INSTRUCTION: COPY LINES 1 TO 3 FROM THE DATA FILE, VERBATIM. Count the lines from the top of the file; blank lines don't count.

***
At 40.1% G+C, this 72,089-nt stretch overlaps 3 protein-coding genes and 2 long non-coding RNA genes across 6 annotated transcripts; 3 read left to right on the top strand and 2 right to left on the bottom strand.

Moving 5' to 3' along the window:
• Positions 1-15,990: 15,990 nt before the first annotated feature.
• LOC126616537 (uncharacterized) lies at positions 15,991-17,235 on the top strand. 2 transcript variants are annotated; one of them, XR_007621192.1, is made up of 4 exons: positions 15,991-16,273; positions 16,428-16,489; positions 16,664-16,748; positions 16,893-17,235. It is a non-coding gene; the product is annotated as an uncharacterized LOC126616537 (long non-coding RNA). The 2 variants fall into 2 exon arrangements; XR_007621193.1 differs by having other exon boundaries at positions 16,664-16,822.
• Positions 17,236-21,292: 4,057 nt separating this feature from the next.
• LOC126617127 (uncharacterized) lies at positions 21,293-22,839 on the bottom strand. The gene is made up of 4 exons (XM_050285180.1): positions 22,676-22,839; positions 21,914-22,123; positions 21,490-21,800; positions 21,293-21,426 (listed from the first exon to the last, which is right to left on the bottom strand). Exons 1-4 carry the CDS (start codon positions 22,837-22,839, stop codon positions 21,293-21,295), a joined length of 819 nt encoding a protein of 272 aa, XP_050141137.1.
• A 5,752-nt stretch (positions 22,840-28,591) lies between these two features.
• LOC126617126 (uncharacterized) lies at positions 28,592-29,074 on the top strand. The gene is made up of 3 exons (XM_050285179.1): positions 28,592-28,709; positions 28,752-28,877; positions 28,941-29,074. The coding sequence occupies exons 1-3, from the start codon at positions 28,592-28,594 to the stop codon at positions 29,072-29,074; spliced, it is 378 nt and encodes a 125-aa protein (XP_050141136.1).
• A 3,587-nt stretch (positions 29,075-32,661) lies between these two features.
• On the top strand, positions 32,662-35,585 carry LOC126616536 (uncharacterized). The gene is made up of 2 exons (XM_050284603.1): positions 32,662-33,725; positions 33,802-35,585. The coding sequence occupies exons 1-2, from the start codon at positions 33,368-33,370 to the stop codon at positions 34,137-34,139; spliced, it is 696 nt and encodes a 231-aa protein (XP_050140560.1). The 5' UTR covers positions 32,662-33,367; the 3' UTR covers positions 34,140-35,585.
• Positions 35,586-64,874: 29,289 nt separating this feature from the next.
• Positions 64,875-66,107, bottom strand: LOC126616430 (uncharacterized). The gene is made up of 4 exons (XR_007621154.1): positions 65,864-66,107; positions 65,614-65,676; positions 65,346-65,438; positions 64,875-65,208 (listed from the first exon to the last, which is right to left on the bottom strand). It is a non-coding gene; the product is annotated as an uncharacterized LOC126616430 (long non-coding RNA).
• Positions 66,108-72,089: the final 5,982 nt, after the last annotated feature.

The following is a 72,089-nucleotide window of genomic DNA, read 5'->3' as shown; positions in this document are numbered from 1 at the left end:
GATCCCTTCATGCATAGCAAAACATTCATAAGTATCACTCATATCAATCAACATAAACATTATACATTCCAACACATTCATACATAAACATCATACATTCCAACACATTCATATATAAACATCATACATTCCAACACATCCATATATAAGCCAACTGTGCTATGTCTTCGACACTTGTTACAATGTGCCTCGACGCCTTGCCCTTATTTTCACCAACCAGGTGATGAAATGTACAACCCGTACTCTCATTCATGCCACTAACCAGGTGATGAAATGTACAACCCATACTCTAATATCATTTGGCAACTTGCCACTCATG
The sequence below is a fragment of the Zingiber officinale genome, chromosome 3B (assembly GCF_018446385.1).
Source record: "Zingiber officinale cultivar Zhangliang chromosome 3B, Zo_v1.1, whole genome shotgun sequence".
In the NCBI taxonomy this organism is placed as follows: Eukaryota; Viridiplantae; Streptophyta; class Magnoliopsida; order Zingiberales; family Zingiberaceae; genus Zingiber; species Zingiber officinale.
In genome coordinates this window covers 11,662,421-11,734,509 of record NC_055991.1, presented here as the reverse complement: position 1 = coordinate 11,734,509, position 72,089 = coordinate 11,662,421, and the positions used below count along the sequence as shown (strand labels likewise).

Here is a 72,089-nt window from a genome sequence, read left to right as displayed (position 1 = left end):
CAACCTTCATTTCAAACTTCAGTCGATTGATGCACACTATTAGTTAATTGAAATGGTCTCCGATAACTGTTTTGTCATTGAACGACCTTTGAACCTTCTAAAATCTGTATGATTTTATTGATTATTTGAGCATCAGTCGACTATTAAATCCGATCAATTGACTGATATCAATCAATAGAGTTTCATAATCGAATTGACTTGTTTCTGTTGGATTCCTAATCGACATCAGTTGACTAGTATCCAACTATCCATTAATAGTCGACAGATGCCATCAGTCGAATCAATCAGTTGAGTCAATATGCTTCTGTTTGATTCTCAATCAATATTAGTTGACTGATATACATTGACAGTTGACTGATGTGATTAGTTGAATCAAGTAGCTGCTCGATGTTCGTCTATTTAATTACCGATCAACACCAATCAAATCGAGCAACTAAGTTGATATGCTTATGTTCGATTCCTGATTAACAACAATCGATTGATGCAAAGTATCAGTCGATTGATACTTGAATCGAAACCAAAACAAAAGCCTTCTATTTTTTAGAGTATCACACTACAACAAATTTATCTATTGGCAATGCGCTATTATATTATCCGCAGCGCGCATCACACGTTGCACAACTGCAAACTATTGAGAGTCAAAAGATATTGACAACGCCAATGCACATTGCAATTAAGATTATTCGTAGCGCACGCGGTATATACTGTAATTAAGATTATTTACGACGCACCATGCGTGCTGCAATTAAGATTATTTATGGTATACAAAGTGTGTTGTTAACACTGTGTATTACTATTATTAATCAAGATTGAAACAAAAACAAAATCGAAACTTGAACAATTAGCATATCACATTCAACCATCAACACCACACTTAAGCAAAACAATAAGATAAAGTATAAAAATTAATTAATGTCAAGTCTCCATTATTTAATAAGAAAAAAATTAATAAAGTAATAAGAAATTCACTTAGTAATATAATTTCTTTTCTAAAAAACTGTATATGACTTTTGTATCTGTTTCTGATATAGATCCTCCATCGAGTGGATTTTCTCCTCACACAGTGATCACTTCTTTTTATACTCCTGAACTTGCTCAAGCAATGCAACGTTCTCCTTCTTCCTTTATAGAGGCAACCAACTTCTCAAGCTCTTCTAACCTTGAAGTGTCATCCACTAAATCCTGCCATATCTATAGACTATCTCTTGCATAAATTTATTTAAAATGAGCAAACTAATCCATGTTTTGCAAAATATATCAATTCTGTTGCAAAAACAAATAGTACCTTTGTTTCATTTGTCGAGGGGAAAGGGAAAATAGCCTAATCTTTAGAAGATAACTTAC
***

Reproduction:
At 40.1% G+C, this 72,089-nt stretch overlaps 3 protein-coding genes and 2 long non-coding RNA genes across 6 annotated transcripts; 3 read left to right on the top strand and 2 right to left on the bottom strand.

Moving 5' to 3' along the window:
• Positions 1-15,990: 15,990 nt before the first annotated feature.